Thermal scanners at Kuala Lumpur International Airport in Malaysia.
Nicolas Asfuri | AFP | Getty Images
Political uncertainty in some Southeast Asian countries is coming to the fore again, which could threaten their recovery from the coronavirus pandemic, an expert said on Friday.
Some of that uncertainty took a backseat when authorities around the region imposed blockades of varying degrees to slow the spread of the coronavirus. As these measures are phased out and domestic policy resumes, the stability of some governments is in doubt once again, said Simon Tay, chairman of the think tank Institute of the International Affairs.
“There is a concern that without political will and unity, some countries will get worse. It is not a health concern, this is really economic, governance and cetera,”; he told CNBC’s Squawk Box Asia.
Tay, who is also a law professor at the National University of Singapore, cited Malaysia as an example of a country where politics could hinder its recovery. The country underwent a change of government shortly before embarking on a stalemate in March – following defenses from the former ruling coalition that resulted in its collapse.
But the stability and legitimacy of the new government has been called into question, with some media reporting that an early election could soon be called for the current ruling coalition to seek a new term.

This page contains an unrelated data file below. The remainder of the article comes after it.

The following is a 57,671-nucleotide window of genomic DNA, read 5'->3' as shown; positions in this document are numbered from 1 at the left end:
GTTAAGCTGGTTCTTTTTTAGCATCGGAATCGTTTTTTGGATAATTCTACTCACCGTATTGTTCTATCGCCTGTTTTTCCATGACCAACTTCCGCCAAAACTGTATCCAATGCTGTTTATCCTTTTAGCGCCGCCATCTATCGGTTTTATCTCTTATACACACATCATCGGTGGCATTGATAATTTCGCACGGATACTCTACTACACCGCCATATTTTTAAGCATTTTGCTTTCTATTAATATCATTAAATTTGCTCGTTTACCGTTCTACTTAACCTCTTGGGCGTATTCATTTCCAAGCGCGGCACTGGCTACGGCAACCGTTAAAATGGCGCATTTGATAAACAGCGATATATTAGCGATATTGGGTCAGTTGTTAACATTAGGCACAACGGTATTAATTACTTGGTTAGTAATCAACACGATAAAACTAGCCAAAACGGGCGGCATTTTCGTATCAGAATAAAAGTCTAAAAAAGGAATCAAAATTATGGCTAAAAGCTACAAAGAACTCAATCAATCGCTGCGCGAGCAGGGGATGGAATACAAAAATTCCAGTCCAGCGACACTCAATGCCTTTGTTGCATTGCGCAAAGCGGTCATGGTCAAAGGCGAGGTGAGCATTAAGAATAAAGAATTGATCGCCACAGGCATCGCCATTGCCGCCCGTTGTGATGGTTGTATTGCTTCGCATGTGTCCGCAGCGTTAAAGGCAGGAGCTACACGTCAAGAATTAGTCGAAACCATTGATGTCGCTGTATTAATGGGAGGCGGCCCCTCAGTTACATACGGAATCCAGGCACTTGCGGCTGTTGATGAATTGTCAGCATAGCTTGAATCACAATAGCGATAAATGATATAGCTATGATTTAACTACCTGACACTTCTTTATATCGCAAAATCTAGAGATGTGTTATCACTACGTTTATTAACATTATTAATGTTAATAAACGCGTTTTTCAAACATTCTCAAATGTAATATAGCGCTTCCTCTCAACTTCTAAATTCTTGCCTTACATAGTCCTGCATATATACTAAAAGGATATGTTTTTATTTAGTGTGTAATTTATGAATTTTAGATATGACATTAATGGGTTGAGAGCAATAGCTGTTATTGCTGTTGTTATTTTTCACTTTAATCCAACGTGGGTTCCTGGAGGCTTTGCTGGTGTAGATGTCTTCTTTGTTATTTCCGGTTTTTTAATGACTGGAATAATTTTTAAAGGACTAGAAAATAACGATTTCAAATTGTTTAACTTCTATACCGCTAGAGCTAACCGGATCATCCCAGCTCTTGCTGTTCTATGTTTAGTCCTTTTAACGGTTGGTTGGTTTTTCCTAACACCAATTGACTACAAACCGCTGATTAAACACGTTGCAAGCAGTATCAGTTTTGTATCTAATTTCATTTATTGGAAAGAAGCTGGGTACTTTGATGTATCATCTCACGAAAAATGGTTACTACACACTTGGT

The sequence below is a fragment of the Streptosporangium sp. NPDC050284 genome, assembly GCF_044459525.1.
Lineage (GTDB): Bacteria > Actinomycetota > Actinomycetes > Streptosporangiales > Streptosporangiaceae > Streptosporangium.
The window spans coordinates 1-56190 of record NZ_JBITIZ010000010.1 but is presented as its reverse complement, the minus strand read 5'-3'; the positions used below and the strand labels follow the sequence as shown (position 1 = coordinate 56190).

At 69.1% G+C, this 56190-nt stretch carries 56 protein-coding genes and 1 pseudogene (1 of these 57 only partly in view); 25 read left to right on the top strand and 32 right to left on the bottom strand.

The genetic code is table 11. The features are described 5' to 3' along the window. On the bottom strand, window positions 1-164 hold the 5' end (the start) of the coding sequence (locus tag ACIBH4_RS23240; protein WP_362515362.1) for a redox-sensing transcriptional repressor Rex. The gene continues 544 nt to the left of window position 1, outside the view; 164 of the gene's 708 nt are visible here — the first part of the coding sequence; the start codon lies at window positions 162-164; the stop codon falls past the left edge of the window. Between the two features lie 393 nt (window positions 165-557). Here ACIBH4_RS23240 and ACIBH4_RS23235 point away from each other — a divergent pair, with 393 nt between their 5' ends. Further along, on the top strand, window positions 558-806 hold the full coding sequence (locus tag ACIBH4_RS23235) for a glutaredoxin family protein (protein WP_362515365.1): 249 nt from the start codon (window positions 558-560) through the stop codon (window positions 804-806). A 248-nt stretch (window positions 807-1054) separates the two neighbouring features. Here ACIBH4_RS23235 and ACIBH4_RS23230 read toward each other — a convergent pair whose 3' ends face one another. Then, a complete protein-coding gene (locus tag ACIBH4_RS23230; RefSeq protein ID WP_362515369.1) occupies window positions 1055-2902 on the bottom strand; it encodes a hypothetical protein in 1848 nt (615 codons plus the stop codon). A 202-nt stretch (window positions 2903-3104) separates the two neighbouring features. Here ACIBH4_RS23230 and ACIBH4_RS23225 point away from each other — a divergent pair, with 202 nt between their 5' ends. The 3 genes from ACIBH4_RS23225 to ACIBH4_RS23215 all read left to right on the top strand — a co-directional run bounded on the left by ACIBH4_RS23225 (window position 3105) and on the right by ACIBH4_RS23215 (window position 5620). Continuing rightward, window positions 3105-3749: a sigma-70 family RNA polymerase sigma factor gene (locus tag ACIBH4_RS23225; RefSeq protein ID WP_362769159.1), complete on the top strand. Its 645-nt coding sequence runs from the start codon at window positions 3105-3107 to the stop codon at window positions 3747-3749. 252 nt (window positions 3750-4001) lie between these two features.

“There are many different policies on small issues, but that adds up to a big question mark about political stability and the political attention to deal with economic and other issues,” Tay said.
“And Thailand in the neighboring country – the big economy for our region – they have the same problem: the economic team is gone, another is being introduced. But the contraction of the economy is very real, now,” he added.
Several Thai ministers resigned last month, including the country’s top economic architects. The new ministers are said to have been appointed but the change has come at a time when the tourism-dependent Thai economy has been hit by the coronavirus pandemic, which brought global travel to a halt.
Malaysia and Thailand are among the Southeast Asian countries that have reported a slowdown in new daily Covid-19 cases, according to data compiled by Johns Hopkins University. Covid-19 is the official name of the coronavirus disease.
However, some economists warned that most countries in the region would still find it challenging to grow their economies given the global uncertainties – despite their success in controlling the explosion.
Earlier this week, Nomura Asean chief economist Euben Paracuelles said the region could experience a “U-shaped” recovery at best. A U-shaped recovery means that an economy spends a longer time at the end of a recession before it gradually recedes.